Cybersecurity focuses on risk prevention and response

It only takes a fraction of a second for a school, health care center, municipality or others to be the victim of a cyberattack. It could take months or even years to recover, if at all.

Brittani Robbins, executive director of the chamber of commerce, and Matt Gore, an educational technology leader and former IT director for the borough and Wrangell School District, are working together to educate Alaska communities about the threats to cybersecurity and how to mitigate them. They are also advocating for strategic partnerships to develop disaster plans and reduce response times.

Robbins and Gore recently attended and presented at an Alaska Society of Technology and Education conference where a lack of security was illustrated by Peter Clay, a cybersecurity expert.

“Within one hour in Anchorage, he did a little test. He was able to infiltrate the courthouse right across the street,” Robbins said. “There was no malice, this was just to test to see where there were vulnerabilities. People’s home cameras, he was able to get into. There were all sorts of things within one hour, and he’s not even a hacker.”

The White House last Monday held a briefing, asking for privately owned and operated critical infrastructure companies to “shore up their defenses against potential cyberattacks.”

Deputy National Security Adviser Anne Neuberger said that, though there weren’t any indications of a major attack since the U.S. and its allies imposed economic sanctions on Russia, companies should be aware of the potential for such threats.

“There are cyberattacks that occur every day,” Neuberger said. “Hundreds of millions of dollars were paid in ransoms by U.S. companies just last year against criminal activity happening in the U.S. today.”

Among the various types of cyberattacks, the most common are malware (which can be viruses, spyware, worms or ransomware), phishing and password attacks.

In 2018, the Matanuska-Susitna Borough was the victim of a large malware attack. The attack took out financial records, the borough’s phone system and email, and even the ability to register kids for swimming lessons, all from one click.

“It took Mat-Su back to paper for six months,” Gore said. “One of their users clicked on a link” that led to their entire system being infected.

The damage ended up costing the borough more than $2 million. However, Gore said, it could have been worse if not for the partnerships Mat-Su had set up that allowed them to respond quickly, keeping the breach from getting worse.

In May 2021, the Alaska Department of Health and Social Services was hacked, Gore said. “This actually took out the immunization system that services all school districts in the state. It’s still not back online yet.”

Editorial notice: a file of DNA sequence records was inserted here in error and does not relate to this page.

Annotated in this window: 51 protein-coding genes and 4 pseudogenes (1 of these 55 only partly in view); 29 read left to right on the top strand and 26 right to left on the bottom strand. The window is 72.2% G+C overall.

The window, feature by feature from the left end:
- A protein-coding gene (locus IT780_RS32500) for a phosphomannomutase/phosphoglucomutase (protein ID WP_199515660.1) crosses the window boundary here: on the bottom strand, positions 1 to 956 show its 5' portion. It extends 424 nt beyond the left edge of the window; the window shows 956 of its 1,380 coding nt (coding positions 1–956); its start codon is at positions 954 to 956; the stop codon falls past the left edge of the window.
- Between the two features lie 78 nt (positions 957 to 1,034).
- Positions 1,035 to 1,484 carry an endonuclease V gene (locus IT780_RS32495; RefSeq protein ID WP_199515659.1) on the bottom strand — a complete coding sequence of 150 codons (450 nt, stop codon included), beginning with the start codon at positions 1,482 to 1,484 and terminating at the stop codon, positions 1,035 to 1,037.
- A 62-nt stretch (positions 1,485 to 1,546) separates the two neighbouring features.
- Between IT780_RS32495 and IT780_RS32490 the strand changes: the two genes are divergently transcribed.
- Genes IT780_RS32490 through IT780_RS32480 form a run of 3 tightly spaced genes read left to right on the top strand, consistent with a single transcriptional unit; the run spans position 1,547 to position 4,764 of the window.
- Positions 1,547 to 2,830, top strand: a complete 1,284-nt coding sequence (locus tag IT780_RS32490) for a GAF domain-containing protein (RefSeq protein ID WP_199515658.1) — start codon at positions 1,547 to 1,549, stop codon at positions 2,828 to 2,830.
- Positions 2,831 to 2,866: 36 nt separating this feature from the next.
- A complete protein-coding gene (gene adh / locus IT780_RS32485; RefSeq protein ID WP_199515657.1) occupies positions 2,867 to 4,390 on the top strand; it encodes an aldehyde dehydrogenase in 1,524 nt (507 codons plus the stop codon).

Gore said secretaries in Wrangell and at Southeast Island School District, where he works, and around the state “have had to reinvent the wheel … because they haven’t been able to bring the portal back online yet.”

Robbins said the changing technological landscape has made it necessary for communities and organizations to be more vigilant when it comes to cybersecurity.

“The possibility of a hack is significantly higher now with the world becoming so technological,” Robbins said. “The technology is expanding quickly, but technology departments are being reduced because of finances. That becomes dangerous.”

Indeed, many IT departments in smaller operations are generally one person overseeing an organization’s entire computer inventory, connectivity and security. Such is the case with the Wrangell School District, where IT Director Bob Russell is in charge of the entire system.

Russell is tasked with keeping the network secure, which is made possible through a combination of antivirus software and other products. Students use either Google Chromebooks or Apple iPads.

“With the increased use of bandwidth, we keep all the emails with Google, and Google is very good at security,” Russell said. “That takes a lot (of pressure) off the school. Most places used to run their own email servers and that, of course, is prone to problems.”

If any of the devices used by students and staff became infected with a virus, Russell wiping the machines and resetting passwords would be time-consuming.

Robbins said the identity theft of a child is “30 times more problematic because a … 10-year-old gets their information stolen from a school district, those kids aren’t going to realize their identity was stolen until they’re adults.”

Because children don’t have credit scores, their information can be far more valuable to identity thieves, sold multiple times. Gore recommends that parents use a service that allows them to put a lock on a child’s credit until they come of age. Those types of services charge a fee, but the problems they prevent could be worth it.

Partnerships between agencies are also extremely important, Gore said, as shared resources allow offices to cut down on response times in case they are victims of an attack.

“During a cyber incident, the first moments are key,” he said. “Partnerships come together to make sure they’re prepared in an emergency. The response times tend to go down.”

Wrangell Borough Manager Jeff Good said the borough’s cybersecurity is managed through Seattle-based BlackPoint IT. “We recently had them in town to check our systems and we upgraded some of our servers with new firewalls.”

Though there are plenty of preventative measures organizations can take to defend themselves against cyberattacks, Russell said if somebody really wants to hack a system, there’s not a lot of people can do. Gore echoed that sentiment.

“There are two types of organizations: Those that have been breached and those who don’t know they’ve been breached,” Gore said.


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